NIS Calibration Report #7
Jim Bell and Andy Switala; 7/13/95
Better wavelength calibration of Ge and InGaAs detectors
(1) Use the May 13-15 OCF data for NIS placed on retro by Scott. In particular, we examined the file NIEMH01.135, which are spectra acquired by stepping the monochrometer through the Ge and InGaAs spectral ranges, at low temperature (-17.1 C) and in vacuum.
(2) Calculate averages and standard deviations of all 10 measurements in each block of data, and plot the results to verify data quality.
(3) Subtract an averaged dark spectrum from each average created in (2). Many darks were taken during the test, and our strategy was to subtract whichever dark measurement was taken just prior to each monochrometer measurement. Examples of the types of line profiles created in these tests can be found in NIS Calibration Report #6.
(4) Calculate the peak values of the lines seen in the spectra, and generate a plot of peak channel number versus input monochrometer wavelength. We used an automated peak-finding routine. For Ge, this routine locates the two largest detector responses (two because both second- and third-order light could fall in the same spectrum). These two points, and one neighboring point of the highest peak, are removed from the data set. The median and maximum absolute deviation of the remaining data are computed. If any previously removed point is greater than the maximum absolute deviation above the median, it is considered a real peak. We then used a simple harmonic mean formula to determine the actual channel of each peak. The procedure for the InGaAs detector is similar, except that only the largest response and one neighboring point are excluded from the data since that detector can never exhibit two peaks. Of two neighboring points, the one excluded is always the larger.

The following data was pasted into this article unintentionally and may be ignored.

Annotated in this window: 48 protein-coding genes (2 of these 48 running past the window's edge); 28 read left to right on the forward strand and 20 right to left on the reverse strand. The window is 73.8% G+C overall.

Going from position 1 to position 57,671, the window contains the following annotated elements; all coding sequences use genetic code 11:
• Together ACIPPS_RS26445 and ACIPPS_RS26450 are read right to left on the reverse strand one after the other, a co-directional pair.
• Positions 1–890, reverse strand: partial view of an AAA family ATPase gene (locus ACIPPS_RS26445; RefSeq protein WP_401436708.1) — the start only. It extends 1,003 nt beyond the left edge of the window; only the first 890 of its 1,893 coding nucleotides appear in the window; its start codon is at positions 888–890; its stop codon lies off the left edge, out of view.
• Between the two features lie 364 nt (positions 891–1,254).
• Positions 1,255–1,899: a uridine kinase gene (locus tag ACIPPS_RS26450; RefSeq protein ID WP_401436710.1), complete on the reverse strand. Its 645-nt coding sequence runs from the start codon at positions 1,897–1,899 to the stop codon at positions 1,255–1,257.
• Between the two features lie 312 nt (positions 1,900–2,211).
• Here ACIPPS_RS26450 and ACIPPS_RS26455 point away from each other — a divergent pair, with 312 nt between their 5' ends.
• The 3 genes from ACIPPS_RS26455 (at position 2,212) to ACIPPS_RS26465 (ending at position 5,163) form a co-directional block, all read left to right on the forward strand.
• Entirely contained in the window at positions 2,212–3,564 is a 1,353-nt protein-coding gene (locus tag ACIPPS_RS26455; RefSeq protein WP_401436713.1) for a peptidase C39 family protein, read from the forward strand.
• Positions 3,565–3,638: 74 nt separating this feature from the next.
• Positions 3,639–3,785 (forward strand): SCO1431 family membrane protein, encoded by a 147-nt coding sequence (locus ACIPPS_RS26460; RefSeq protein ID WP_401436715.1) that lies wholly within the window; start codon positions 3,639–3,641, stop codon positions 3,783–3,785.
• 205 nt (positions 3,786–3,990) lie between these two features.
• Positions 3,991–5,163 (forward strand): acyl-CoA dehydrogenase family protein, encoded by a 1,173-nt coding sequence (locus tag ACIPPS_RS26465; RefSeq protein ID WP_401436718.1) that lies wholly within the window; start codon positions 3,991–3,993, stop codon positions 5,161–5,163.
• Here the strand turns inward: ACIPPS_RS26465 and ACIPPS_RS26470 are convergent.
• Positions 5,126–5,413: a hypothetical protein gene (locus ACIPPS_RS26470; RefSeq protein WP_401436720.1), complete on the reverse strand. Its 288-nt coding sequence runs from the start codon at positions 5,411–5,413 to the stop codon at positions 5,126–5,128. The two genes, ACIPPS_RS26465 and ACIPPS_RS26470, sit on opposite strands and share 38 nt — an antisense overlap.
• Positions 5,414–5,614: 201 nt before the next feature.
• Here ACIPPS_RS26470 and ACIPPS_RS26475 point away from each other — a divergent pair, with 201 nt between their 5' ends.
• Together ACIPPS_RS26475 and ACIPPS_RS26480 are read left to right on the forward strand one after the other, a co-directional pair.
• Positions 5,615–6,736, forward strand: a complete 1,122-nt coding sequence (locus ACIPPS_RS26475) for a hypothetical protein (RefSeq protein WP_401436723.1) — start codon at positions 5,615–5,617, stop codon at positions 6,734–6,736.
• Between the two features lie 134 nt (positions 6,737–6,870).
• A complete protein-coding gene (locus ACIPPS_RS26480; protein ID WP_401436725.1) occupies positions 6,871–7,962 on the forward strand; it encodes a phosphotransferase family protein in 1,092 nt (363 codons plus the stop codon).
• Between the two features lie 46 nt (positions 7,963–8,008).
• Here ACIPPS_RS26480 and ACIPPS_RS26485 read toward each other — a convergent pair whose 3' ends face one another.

(5) Error analysis: To estimate the errors on the wavelength calibration, the spectral calibration was done twice, once using estimated error in peak position, and once using both this error and assuming a constant 1 nm uncertainty in the monochrometer. Since peak position is given by:
np = (n1R1 + n2R2) / (R1+R2),
where nx is channel x and Rx is the response of that channel, error propagation gives:
Enp^2 = (R2^2 * ER1^2 + R1^2 * ER2^2)^0.5 / (R1+R2)^2
for the error in peak position where ERx is the standard deviation of the response of channel x averaged over the ten measurements in a block of data. These errors are on the order of 0.01-0.001, tiny compared to the peak position. The fits taking only these errors into account are:
Ge: L = 795.44(0.03) + 21.77(0.00)n
InGaAs: L = 1316.60(0.11) + 43.20(0.00)n
where the number in parentheses is the uncertainty in a parameter of the fit. Due to the tiny errors in each point and the comparatively much larger scatter of points about the line, Chi^2 > 400000 for both fits.
Taking into account also a guess of monochrometer uncertainty of 1 nm,
Ge: L = 796.54(0.34) + 21.71(0.02)n, Chi**2 = 389.8
InGaAs: L = 1315.67(0.78) + 43.21(0.00)n, Chi**2 = 658.6